(limit 5)
         (select (SubcategoryName subcat))
         (select (CategoryName subcat))
         (join detailsG (DetailsG subcat))
         (select (>> (round (sum (LineTotal detailsG)) 2)
                     #:as 'TotalSales))
         (select (>> (sum (OrderQty detailsG))
                     #:as 'TotalQtySold))
         (order-by 'desc (sum (LineTotal detailsG)))))

Show TableShow SQL

select subcat.Name as SubcategoryName

  , cat.Name as CategoryName

  , round(detailsG.__INJECT1, 2) as TotalSales

  , detailsG.__INJECT2 as TotalQtySold

from ProductSubcategory subcat

inner join (

  select prd.ProductSubcategoryID as __INJECT0

    , sum(detailsG.LineTotal) as __INJECT1

    , sum(detailsG.OrderQty) as __INJECT2

  from SalesOrderDetail detailsG

  inner join Product prd

     on (prd.ProductID = detailsG.ProductID)

  group by prd.ProductSubcategoryID

) detailsG

   on (detailsG.__INJECT0 is not null and (detailsG.__INJECT0 = subcat.ProductSubcategoryID))

inner join ProductCategory cat

   on (subcat.ProductCategoryID is not null and (cat.ProductCategoryID = subcat.ProductCategoryID))

order by detailsG.__INJECT1 desc

limit 5

SubcategoryName

CategoryName

TotalSales

TotalQtySold

Road Bikes

Bikes

43909437.51

47196

Mountain Bikes

Bikes

36445443.94

28321

Touring Bikes

Bikes

14296291.26

14751

Mountain Frames

Components

4713930.23

11621

Road Frames

Components

3851350.6

11753

Again, you might want to go further with the refactoring and define properties like (TotalSales ProductSubcategory) and (TotalQtySold ProductSubcategory). This might be a good idea, and you are welcome to do so. But I am going to stop here for now.

Refactoring Recap
While refactoring our query, we made the following enhancements to our schema. You can try the following on your REPL and verify that no error is raised.
(Product SalesOrderDetail)
(ProductSubcategoryID SalesOrderDetail)
(DetailsG ProductSubcategory)

My solution for this section is here.

2.3.6 Task 6: Sales by Anything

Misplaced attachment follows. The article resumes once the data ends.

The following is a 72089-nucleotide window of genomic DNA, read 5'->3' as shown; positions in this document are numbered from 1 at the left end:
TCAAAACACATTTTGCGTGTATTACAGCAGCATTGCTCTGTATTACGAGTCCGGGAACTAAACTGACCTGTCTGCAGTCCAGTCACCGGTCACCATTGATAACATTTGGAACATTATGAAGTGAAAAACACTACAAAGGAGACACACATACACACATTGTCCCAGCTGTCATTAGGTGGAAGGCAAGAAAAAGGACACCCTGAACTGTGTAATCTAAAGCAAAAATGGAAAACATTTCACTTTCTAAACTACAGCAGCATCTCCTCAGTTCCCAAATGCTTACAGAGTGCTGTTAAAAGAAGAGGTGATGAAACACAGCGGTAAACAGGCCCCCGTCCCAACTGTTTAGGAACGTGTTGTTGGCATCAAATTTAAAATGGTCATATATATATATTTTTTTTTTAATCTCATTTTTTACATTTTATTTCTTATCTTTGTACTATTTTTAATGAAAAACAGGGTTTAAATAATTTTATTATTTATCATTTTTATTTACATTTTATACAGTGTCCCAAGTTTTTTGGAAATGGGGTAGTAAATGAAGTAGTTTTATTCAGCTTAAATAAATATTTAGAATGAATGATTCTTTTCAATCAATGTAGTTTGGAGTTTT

Let’s look at the previous two tasks.

Show me a list of the best-selling Products of all time. Sort by total revenue. Include total quantity sold and subcategory.

– your boss

Show me a list of the best-selling Subcategories of all time. Sort by total revenue. Include total quantity sold and category name.

– your boss

We can generalize this to Show me a list of the best-selling THINGS of all time. Sort by total revenue. Include total quantity sold and SOME_OTHER_STUFF.

Let’s look at where we left the previous two tasks:
; Sales by Product:
(from prd Product
      (limit 5)
      (select (ProductNumber prd))
      (select (SubcategoryName prd))
      (join detailsG (DetailsG prd))
      (select (>> (round (sum (LineTotal detailsG)) 2)
                  #:as 'TotalSales))
      (select (>> (sum (OrderQty detailsG))
                  #:as 'TotalQtySold))
      (order-by 'desc (sum (LineTotal detailsG))))
; Sales by Subcategory:
(from subcat ProductSubcategory
      (limit 5)
      (select (SubcategoryName subcat))
      (select (CategoryName subcat))
      (join detailsG (DetailsG subcat))
      (select (>> (round (sum (LineTotal detailsG)) 2)
                  #:as 'TotalSales))
      (select (>> (sum (OrderQty detailsG))
                  #:as 'TotalQtySold))
      (order-by 'desc (sum (LineTotal detailsG))))

Notice that the last few clauses of both queries are identical. We could easily remove this duplication using a macro, but we can also use a regular procedure if we recognize that queries are appendable. By "appendable" I mean that a query has a list of clauses, and you can easily add more clauses to an existing query. The following example demonstrates this.
> (define original
    (from p Product
          (select (ProductNumber p))
          (select (ProductName p))
          (select (SubcategoryName p))
          (select (CategoryName p))))
> (define first-half
    (from p Product
          (select (ProductNumber p))
          (select (ProductName p))))
> (define both-halves
    ; This appends two more clauses to `first-half`
    (from x first-half
          (select (SubcategoryName x))
          (select (CategoryName x))))
> (equal? original both-halves)

#t

With this pattern in mind, we can make a procedure sales-report which accepts a query and appends some clauses to it. We will append the clauses that were common to the two previous tasks:
(define (sales-report first-half)
  (from x first-half
        (limit 5)
        (join detailsG (DetailsG x))
        (select (>> (round (sum (LineTotal detailsG)) 2)
                    #:as 'TotalSales))
        (select (>> (sum (OrderQty detailsG))
                    #:as 'TotalQtySold))
        (order-by 'desc (sum (LineTotal detailsG)))))